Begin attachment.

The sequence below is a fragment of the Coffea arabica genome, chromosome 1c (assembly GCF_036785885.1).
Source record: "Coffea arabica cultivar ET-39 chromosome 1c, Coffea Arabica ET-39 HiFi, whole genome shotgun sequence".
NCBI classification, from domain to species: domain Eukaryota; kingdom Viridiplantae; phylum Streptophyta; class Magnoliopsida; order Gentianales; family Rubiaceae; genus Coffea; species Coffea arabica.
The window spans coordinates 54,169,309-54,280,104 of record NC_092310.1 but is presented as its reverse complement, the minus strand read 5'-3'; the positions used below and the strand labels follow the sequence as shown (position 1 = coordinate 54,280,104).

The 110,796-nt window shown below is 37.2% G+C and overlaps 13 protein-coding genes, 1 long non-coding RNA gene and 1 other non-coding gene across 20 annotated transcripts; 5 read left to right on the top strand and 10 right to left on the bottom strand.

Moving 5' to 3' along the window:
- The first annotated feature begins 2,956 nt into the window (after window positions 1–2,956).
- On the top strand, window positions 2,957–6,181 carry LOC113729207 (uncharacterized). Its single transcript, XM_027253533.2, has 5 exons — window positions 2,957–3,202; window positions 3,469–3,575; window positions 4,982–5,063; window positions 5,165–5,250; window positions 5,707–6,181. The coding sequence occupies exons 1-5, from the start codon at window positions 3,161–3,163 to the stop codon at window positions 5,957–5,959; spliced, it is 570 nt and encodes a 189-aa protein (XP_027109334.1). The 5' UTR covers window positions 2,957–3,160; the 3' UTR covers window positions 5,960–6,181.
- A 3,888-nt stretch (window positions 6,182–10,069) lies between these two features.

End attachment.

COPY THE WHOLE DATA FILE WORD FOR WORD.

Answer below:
The sequence below is a fragment of the Coffea arabica genome, chromosome 1c (assembly GCF_036785885.1).
Source record: "Coffea arabica cultivar ET-39 chromosome 1c, Coffea Arabica ET-39 HiFi, whole genome shotgun sequence".
NCBI classification, from domain to species: domain Eukaryota; kingdom Viridiplantae; phylum Streptophyta; class Magnoliopsida; order Gentianales; family Rubiaceae; genus Coffea; species Coffea arabica.
The window spans coordinates 54,169,309-54,280,104 of record NC_092310.1 but is presented as its reverse complement, the minus strand read 5'-3'; the positions used below and the strand labels follow the sequence as shown (position 1 = coordinate 54,280,104).

The 110,796-nt window shown below is 37.2% G+C and overlaps 13 protein-coding genes, 1 long non-coding RNA gene and 1 other non-coding gene across 20 annotated transcripts; 5 read left to right on the top strand and 10 right to left on the bottom strand.

Moving 5' to 3' along the window:
- The first annotated feature begins 2,956 nt into the window (after window positions 1–2,956).
- On the top strand, window positions 2,957–6,181 carry LOC113729207 (uncharacterized). Its single transcript, XM_027253533.2, has 5 exons — window positions 2,957–3,202; window positions 3,469–3,575; window positions 4,982–5,063; window positions 5,165–5,250; window positions 5,707–6,181. The coding sequence occupies exons 1-5, from the start codon at window positions 3,161–3,163 to the stop codon at window positions 5,957–5,959; spliced, it is 570 nt and encodes a 189-aa protein (XP_027109334.1). The 5' UTR covers window positions 2,957–3,160; the 3' UTR covers window positions 5,960–6,181.
- A 3,888-nt stretch (window positions 6,182–10,069) lies between these two features.